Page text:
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Friday, October 7

Solo astronomy and the Horner Park coyote

I love astronomy.

For better or worse, pursuing astronomy entails significant stretches of solo observing. Whether you have really honed in to study a particularly unusual lunar feature or have decided to follow the Great Red Spot as it transits across the striated gaseous atmosphere of Jupiter, minutes can turn into hours more rapidly than you would think. When this lost time phenomenon happens in the safety of your living room or the shared public space of a movie theater, we don't give it a second thought. When it happens in the darkest corner of a public park, it pays to have at least some sense of awareness.

I always lose myself in the skies for long periods of time. When I am at the park by myself, especially after hours, I do my best to remain cognizant of my surroundings. I have an internal clock that reminds me to stop, take a break, and gather info about my surroundings, including anyone or anything that has moved into hearing or visual range.

In spite of the glorious weather, last Thursday night, October 6, Horner Park was even quieter than normal. I got very occasional bikers, walkers, joggers, and a dog walker, but all at a distance from me. The only non-traffic sounds were a few passing geese and some intermittent strained barking or occasional odd howling from dogs across the river. A little creepy, but nothing at all remotely threatening. Still, it pays to stop and look around every once in a while.

Around midnight, out of the corner of my eye, I caught movement on top of the hill. I quickly looked to my left and saw a dark shape moving low, from south to north, along the crest of the hill about fifty feet away. I froze and stared. It froze. We stared. Possum? Dog? Cat? Coyote? It was dark, and the critter was backlit by the Moon, and of pretty good size. Coyote I thought. I reached for the only light I had on my person, my green laser, but it didn't provide enough light to do much of anything. We continued our staring contest as my heart rate accelerated just a little bit. I grabbed my hefty powertank battery pack/flashlight, and being a good astronomer trying to save my hard won night vision, I turned on the red lamp. It threw light all of about three feet, nowhere near enough to illuminate anything but my chair. Keeping its distance, the coyote moved a few steps toward my right before stopping again. We continued our stare down as my heart accelerated further.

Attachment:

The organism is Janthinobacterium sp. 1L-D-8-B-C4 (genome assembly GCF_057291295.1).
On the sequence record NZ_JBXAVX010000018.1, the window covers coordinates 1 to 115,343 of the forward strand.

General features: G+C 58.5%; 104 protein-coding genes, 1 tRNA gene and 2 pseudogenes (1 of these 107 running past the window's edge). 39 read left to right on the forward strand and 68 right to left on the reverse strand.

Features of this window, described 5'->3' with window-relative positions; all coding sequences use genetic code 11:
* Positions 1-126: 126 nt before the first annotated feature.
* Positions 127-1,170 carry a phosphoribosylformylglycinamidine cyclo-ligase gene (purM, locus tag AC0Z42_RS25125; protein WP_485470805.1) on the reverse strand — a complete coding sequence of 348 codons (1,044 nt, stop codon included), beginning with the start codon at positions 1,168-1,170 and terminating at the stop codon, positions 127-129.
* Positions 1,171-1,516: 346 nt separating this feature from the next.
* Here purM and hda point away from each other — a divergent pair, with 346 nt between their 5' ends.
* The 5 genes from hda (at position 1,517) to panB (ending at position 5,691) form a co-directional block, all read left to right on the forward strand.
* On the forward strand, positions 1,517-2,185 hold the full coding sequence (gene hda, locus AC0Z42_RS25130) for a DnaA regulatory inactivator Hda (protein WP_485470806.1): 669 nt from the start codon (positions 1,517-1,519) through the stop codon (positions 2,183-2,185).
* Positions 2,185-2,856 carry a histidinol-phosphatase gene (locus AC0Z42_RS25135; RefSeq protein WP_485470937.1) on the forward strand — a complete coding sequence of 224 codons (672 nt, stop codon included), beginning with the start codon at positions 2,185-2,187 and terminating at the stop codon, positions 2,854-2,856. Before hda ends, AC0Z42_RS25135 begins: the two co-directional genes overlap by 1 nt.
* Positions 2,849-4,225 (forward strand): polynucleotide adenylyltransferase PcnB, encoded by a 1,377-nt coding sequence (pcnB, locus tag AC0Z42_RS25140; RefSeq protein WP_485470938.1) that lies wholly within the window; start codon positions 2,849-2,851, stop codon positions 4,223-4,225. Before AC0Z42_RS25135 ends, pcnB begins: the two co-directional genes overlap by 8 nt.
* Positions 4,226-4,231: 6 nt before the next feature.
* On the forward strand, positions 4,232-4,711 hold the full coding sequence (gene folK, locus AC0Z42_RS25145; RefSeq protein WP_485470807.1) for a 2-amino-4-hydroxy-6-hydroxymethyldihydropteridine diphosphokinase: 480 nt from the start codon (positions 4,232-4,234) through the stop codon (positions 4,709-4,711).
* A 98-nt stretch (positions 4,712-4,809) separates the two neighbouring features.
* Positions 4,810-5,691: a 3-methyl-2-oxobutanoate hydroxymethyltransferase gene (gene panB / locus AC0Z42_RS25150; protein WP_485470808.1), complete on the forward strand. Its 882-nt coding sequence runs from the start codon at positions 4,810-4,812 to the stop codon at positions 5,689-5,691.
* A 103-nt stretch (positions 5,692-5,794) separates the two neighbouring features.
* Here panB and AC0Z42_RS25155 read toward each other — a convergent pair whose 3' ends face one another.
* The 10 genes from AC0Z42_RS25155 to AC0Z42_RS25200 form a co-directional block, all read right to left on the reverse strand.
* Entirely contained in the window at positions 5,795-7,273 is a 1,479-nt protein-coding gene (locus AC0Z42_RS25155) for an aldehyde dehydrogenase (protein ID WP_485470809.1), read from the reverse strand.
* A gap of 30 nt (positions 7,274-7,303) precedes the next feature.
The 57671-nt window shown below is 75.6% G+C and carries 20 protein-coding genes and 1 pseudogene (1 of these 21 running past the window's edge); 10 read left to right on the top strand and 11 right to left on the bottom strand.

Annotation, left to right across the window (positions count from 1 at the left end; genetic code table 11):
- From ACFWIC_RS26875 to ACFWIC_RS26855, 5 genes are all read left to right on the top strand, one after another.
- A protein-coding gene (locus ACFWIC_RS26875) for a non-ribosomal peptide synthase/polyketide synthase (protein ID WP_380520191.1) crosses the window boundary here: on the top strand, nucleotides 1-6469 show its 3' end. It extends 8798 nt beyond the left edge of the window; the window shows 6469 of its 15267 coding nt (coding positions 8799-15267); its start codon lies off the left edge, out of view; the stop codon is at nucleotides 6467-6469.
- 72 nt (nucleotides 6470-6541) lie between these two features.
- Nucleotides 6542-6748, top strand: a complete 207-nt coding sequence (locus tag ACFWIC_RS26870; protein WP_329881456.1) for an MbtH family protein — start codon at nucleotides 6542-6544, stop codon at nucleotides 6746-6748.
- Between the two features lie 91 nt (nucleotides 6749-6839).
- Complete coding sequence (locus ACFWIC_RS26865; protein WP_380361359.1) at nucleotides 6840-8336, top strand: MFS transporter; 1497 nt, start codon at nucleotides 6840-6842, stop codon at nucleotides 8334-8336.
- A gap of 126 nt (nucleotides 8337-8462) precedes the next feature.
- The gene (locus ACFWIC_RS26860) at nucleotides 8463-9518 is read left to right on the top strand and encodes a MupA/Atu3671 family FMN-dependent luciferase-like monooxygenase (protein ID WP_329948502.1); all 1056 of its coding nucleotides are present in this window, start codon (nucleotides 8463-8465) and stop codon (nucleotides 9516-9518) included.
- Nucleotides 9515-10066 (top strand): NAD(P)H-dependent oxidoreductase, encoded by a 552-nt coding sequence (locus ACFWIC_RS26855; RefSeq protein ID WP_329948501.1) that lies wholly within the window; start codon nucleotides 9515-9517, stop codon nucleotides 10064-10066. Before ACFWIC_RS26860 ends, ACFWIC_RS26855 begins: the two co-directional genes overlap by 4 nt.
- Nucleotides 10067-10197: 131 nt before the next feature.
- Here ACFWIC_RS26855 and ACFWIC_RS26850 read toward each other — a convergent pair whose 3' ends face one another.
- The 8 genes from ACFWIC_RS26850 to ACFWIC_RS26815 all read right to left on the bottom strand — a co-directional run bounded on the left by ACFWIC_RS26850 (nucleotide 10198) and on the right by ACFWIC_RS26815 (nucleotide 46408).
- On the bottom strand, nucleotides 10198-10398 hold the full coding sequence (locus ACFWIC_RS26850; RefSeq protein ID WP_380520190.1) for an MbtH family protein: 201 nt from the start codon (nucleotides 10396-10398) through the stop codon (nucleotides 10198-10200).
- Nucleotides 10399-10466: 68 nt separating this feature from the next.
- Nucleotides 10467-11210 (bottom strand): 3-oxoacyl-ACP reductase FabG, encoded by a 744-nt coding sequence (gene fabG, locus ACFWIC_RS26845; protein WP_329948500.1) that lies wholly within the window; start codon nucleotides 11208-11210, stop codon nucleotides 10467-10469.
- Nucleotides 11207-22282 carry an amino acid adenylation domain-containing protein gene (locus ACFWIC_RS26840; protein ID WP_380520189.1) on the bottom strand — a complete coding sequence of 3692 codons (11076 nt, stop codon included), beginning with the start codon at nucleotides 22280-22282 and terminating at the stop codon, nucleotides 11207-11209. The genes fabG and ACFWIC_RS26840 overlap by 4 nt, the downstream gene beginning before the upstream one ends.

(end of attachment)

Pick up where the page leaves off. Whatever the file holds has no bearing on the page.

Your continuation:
These things are supposed to be scared of people. WTF?

I had no weapon besides a folding bag chair and a hefty, 41mm Ethos eyepiece. I decided I'd take a bite from Mr. or Mrs. Coyote before I'd sacrifice my nice eyepiece. Perhaps I could blind it with the laser! Once my thoughts raced to this point, I finally decided to sacrifice my night vision and turn on the bright white 55w halogen lamp. Better my night vision than rabies or an infection! Just as I was coming to my decision, the coyote seemed to turn sideways to me and puff itself up even taller. This show of force freaked me out. I immediately fumbled for the lamp's on switch and lit it up as the adrenaline hit me. I was now face to face with a large, black Jewel bag. As soon as the light hit it, a simultaneous gust of warm south winds did also and off it rolled down the hill toward the tennis courts. So ended my encounter with the Jewel bag coyote. I am now hard at work trying to find an excuse to start a new band just so we can use that name.

For the full, geeky astronomy part of the narrative and a look at my first crack at astrophotography, check this post on the Chicago Astronomer forum

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